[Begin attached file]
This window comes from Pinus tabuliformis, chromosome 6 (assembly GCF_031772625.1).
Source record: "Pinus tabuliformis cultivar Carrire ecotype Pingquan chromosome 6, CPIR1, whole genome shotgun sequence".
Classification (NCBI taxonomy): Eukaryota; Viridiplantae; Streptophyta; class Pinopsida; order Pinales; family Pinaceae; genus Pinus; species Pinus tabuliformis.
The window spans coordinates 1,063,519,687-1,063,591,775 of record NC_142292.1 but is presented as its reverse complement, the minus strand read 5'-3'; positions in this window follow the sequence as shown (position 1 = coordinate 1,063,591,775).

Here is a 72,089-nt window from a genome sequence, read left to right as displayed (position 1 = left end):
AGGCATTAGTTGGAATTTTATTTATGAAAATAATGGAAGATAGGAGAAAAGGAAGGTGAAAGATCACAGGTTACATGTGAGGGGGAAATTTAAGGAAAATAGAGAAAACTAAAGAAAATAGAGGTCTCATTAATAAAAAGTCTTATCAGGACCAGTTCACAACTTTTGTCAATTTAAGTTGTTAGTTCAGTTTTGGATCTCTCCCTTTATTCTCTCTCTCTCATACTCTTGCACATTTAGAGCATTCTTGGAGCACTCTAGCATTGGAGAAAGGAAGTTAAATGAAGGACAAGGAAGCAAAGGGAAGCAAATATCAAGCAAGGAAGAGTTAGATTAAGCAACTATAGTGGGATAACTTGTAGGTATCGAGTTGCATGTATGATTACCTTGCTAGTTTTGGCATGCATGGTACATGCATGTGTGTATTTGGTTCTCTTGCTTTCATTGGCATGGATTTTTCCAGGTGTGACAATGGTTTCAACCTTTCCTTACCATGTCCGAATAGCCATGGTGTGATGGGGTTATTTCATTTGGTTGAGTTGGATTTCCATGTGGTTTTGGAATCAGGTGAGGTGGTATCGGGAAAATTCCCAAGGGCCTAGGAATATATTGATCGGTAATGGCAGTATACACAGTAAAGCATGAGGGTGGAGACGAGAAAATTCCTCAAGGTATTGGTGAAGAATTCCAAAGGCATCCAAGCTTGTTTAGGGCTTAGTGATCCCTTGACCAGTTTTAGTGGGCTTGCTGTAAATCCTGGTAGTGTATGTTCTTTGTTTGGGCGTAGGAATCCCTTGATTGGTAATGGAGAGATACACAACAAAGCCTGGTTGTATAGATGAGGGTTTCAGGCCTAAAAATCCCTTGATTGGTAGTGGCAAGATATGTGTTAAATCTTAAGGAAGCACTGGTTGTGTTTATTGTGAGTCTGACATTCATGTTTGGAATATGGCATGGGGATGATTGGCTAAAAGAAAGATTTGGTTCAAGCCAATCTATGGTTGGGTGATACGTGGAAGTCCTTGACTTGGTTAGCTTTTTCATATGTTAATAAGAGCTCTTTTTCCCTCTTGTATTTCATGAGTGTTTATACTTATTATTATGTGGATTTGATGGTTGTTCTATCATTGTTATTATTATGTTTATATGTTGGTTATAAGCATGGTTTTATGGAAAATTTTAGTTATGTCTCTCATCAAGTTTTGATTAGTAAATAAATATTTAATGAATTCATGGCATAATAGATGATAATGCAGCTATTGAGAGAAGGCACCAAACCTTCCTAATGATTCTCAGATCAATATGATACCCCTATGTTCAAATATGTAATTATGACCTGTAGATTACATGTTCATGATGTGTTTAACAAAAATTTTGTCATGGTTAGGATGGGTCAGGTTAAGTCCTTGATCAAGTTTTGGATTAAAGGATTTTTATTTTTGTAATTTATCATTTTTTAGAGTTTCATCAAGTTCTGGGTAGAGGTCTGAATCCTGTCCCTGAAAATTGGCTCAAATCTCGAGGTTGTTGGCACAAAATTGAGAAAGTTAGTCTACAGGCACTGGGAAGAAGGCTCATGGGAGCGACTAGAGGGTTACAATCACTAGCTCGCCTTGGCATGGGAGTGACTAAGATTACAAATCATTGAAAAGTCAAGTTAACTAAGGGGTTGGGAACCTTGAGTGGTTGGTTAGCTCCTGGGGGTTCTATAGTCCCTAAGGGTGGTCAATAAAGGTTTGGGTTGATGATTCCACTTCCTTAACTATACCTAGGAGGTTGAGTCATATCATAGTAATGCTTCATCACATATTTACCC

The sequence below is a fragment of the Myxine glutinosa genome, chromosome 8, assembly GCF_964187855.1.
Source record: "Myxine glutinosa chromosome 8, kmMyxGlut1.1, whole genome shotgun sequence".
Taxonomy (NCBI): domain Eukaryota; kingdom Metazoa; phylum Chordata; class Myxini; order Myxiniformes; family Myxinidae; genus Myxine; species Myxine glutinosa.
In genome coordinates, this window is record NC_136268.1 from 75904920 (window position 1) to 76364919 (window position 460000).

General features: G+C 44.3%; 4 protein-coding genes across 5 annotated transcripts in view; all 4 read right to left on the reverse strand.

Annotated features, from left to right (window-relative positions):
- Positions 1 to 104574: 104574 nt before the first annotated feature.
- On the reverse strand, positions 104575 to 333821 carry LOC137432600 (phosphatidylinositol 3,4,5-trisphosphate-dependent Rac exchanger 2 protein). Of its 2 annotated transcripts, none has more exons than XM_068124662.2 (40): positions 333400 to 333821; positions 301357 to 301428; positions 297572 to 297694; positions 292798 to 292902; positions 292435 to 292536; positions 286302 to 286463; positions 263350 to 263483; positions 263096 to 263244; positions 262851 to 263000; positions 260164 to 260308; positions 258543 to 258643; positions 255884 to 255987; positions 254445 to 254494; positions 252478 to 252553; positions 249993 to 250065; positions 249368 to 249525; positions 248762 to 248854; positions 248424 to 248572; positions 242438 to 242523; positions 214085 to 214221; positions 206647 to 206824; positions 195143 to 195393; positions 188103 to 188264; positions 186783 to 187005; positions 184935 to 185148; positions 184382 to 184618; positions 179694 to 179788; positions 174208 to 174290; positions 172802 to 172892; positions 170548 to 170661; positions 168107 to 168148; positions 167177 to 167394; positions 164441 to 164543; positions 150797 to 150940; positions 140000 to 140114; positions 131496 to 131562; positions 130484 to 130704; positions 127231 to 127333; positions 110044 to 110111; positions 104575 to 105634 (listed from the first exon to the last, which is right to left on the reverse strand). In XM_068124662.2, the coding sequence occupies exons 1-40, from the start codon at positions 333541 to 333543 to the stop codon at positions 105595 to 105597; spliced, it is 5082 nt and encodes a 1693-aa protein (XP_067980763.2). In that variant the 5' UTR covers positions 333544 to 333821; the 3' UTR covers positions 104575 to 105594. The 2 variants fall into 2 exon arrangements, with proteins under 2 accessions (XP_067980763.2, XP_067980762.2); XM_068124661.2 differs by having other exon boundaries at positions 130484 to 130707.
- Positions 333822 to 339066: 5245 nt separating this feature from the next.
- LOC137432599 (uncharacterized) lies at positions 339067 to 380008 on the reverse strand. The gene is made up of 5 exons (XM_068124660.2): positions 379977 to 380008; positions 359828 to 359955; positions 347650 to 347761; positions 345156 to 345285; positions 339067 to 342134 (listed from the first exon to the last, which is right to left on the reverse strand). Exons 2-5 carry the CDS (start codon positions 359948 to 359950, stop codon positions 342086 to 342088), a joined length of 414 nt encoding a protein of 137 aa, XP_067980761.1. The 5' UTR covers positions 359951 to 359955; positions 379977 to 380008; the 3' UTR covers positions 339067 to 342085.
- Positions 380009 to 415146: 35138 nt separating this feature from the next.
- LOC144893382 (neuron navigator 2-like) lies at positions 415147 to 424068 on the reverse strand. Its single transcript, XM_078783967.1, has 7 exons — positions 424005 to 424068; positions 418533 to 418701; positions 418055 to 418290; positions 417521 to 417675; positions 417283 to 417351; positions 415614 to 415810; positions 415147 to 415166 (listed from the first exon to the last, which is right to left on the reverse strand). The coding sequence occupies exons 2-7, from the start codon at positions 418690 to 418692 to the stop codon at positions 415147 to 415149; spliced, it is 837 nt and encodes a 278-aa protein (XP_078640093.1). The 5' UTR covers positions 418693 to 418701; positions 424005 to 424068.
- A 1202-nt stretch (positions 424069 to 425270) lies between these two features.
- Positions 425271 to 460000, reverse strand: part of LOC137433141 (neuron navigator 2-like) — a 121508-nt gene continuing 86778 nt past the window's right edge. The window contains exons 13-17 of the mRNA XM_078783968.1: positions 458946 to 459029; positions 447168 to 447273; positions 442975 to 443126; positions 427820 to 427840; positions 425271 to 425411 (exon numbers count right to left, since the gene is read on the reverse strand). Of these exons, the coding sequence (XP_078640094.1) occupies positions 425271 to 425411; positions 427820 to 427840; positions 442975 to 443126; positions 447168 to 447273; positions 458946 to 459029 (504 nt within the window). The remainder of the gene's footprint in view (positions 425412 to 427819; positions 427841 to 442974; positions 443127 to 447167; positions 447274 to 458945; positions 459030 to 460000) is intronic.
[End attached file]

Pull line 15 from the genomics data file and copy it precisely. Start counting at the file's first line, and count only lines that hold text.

- Positions 333822 to 339066: 5245 nt separating this feature from the next.